Daniel Bard, the Moncton man at the centre of a money scandal, was let go from a charity for failing to raise funds, before being hired by the government-funded 3+ Corporation, where he allegedly used his position to get money from clients through a side business.
Some of these clients are now suing to try to recoup their losses, and at least one couple have gone to the RCMP, who are now investigating Bard for breach of trust.
Before he was with 3+, an economic development agency, Bard worked for a year as executive director of the Petitcodiac Riverkeeper.
Paul Belliveau, former president of its board of directors, was on the selection committee that hired Bard in 2015, a process that took six months.
At first, Bard seemed a perfect fit. He appeared to be a successful businessman, who would help the group secure funds for projects to help restore the river. He told the committee he had expertise in environmental business development.
The references he gave checked out, and in October of that year, he was brought on board.
A posting announcing the hire even described him as "an entrepreneur, investor and incubator of successful businesses" with a "distinguished track record across several business sectors."
But soon, it became clear that Bard, who was the organization's only paid employee, wasn't accomplishing what he was hired to do: raise funds.
"He was indicating some fairly large amounts of money, and we quickly were of the opinion that he might have been going too fast to the moon," said Paul Belliveau, who was chair of the board while Bard worked there.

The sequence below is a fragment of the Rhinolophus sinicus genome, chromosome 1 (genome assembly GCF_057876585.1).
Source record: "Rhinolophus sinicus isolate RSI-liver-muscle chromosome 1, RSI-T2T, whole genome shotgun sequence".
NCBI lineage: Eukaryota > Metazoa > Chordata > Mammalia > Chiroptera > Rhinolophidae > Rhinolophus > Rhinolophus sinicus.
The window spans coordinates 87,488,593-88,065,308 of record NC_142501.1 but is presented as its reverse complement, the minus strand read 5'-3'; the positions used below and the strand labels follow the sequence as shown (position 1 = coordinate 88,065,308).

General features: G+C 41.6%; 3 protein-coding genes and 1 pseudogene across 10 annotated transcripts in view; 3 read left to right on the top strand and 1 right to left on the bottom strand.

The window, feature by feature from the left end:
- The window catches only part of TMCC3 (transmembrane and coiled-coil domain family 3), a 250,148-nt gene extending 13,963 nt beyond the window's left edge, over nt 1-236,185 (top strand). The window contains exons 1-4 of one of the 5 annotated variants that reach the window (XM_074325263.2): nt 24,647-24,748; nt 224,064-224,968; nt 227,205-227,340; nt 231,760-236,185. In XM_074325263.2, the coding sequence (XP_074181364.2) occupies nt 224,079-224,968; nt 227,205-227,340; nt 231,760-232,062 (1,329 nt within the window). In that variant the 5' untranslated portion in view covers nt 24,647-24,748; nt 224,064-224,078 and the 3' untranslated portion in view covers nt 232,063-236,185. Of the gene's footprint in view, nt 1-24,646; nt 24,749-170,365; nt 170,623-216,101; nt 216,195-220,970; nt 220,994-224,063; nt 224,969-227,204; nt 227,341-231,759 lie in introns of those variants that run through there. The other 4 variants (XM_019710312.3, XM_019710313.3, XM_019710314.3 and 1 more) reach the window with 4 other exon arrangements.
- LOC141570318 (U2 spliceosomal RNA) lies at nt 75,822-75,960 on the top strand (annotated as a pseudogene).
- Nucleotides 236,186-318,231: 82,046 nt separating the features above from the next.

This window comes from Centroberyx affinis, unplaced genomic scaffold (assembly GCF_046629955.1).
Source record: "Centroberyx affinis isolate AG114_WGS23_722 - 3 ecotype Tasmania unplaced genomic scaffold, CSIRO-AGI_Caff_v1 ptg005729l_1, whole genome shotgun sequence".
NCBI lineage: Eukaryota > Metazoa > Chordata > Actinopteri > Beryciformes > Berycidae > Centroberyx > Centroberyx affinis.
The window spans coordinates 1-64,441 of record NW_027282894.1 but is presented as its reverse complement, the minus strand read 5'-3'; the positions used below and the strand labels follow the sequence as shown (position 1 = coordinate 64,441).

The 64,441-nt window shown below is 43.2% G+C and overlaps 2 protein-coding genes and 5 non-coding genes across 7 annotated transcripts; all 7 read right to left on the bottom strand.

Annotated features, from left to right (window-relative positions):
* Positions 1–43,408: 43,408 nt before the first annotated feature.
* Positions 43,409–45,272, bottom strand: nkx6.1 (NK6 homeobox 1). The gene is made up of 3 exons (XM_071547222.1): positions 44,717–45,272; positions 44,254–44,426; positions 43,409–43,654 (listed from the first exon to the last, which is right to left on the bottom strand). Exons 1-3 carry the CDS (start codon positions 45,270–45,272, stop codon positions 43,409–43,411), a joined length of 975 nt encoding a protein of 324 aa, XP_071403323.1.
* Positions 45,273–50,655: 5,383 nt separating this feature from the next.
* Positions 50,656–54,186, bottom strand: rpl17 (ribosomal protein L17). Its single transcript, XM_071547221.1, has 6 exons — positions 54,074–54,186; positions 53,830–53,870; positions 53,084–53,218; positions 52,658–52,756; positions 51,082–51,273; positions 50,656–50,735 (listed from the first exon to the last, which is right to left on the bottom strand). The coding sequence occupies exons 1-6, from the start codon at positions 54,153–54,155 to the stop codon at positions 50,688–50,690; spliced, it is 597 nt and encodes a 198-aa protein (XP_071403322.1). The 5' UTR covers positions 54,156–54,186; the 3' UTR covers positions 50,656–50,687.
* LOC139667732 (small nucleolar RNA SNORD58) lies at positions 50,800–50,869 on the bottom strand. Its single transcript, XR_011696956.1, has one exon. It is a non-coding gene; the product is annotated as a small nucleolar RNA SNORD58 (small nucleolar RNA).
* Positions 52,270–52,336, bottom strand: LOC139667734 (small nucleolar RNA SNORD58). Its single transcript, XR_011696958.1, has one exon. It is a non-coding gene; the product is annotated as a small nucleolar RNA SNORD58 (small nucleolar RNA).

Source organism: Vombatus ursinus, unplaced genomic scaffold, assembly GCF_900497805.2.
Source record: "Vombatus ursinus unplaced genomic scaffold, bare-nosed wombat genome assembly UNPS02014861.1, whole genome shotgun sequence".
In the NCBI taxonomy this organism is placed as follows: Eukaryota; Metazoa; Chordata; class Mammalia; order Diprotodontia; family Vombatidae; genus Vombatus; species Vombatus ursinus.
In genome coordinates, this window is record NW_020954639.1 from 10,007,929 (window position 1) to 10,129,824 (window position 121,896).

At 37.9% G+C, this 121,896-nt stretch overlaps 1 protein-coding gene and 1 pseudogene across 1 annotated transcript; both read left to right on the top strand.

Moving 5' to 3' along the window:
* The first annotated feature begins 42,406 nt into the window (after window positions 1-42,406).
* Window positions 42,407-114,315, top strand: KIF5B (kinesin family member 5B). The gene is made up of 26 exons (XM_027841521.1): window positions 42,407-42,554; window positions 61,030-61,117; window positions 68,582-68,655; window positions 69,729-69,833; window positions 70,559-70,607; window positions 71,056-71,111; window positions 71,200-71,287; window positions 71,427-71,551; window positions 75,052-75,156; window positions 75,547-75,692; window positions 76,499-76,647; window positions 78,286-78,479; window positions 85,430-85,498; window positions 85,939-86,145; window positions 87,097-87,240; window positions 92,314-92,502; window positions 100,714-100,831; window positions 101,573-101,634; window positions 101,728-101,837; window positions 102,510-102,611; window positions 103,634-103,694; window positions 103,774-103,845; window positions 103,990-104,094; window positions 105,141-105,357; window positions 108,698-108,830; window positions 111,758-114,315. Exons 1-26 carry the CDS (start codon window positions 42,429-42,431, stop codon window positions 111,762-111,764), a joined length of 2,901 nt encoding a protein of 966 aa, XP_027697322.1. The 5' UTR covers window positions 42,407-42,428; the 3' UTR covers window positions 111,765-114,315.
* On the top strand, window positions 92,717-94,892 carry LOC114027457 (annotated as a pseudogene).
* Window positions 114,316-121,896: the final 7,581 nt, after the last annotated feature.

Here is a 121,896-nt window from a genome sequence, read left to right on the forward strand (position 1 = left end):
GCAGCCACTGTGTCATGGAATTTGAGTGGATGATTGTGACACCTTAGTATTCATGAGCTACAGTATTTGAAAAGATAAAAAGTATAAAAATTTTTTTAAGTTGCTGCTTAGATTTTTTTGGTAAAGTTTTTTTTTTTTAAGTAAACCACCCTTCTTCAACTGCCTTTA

People were looking for him for some money. - Paul Belliveau, former employer
"That seemed to be his focus, that he wanted to — as the expression goes — go big or stay home."
And it seems that Bard did indeed stay home.
In his year with the organization, he raised less than $30,000 toward projects that were already underway when he joined.
The charity, which runs on a small budget, had hoped Bard would help raise somewhere between $160,000 and 200,000.
And so in 2016, a decision was made to let him go.
"We were running out of money as an organization," said Belliveau.
Belliveau said Bard was likable and easy to get along with but also difficult to get a commitment from.
"I can probably describe him as being extremely high-energy, something that the board thought was an attractive feature to have, someone who was passionate."
"He certainly was well-researched when he came to meet with us, he knew quite a bit about the organization, and he projected really a genuine interest to further the work of the agency."
It was only after Bard left that Belliveau got wind that he may not have known the whole truth about his former employee.
"I was getting phone calls of people who he had done business with — not in the name of the Riverkeeper, but his personal name — and people were looking for him for some money," he said.
Meanwhile, the search for Bard continues.
Christian Michaud, a lawyer representing some of the victims who together lost between $2 million and $5 million to Bard, believes the man could still be out of the country.
"If I were the RCMP, I would stop him in a flash," Michaud said. "With the evidence that we have today."
The RCMP began investigating in August, after it received a complaint, but no charges have been laid yet.
Bard has not responded to any of the calls from CBC News and is no longer at any of the addresses that were registered under his name in the city.